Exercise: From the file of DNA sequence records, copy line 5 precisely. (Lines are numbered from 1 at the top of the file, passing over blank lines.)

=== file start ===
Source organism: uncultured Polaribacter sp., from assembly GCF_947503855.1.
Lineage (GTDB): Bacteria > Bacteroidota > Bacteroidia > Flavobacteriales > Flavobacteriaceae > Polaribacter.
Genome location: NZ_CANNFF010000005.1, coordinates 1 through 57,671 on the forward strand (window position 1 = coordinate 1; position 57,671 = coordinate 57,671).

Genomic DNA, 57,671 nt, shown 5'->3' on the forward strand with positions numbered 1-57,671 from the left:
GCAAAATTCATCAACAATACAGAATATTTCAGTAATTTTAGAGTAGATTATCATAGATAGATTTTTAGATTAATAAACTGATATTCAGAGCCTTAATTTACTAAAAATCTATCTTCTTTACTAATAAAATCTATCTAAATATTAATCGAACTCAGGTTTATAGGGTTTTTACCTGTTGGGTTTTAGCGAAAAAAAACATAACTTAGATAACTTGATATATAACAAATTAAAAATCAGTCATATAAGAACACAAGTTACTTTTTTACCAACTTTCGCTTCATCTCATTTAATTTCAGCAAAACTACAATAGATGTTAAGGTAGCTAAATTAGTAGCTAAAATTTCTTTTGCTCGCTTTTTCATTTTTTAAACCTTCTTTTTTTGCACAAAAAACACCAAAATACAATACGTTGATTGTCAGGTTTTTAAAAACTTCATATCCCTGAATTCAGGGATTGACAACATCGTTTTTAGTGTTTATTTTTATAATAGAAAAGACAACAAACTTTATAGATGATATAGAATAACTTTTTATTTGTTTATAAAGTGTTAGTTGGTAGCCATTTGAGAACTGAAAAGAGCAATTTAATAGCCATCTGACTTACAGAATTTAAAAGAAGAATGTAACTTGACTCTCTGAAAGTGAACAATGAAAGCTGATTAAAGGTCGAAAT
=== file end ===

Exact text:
GCAAAATTCATCAACAATACAGAATATTTCAGTAATTTTAGAGTAGATTATCATAGATAGATTTTTAGATTAATAAACTGATATTCAGAGCCTTAATTTACTAAAAATCTATCTTCTTTACTAATAAAATCTATCTAAATATTAATCGAACTCAGGTTTATAGGGTTTTTACCTGTTGGGTTTTAGCGAAAAAAAACATAACTTAGATAACTTGATATATAACAAATTAAAAATCAGTCATATAAGAACACAAGTTACTTTTTTACCAACTTTCGCTTCATCTCATTTAATTTCAGCAAAACTACAATAGATGTTAAGGTAGCTAAATTAGTAGCTAAAATTTCTTTTGCTCGCTTTTTCATTTTTTAAACCTTCTTTTTTTGCACAAAAAACACCAAAATACAATACGTTGATTGTCAGGTTTTTAAAAACTTCATATCCCTGAATTCAGGGATTGACAACATCGTTTTTAGTGTTTATTTTTATAATAGAAAAGACAACAAACTTTATAGATGATATAGAATAACTTTTTATTTGTTTATAAAGTGTTAGTTGGTAGCCATTTGAGAACTGAAAAGAGCAATTTAATAGCCATCTGACTTACAGAATTTAAAAGAAGAATGTAACTTGACTCTCTGAAAGTGAACAATGAAAGCTGATTAAAGGTCGAAAT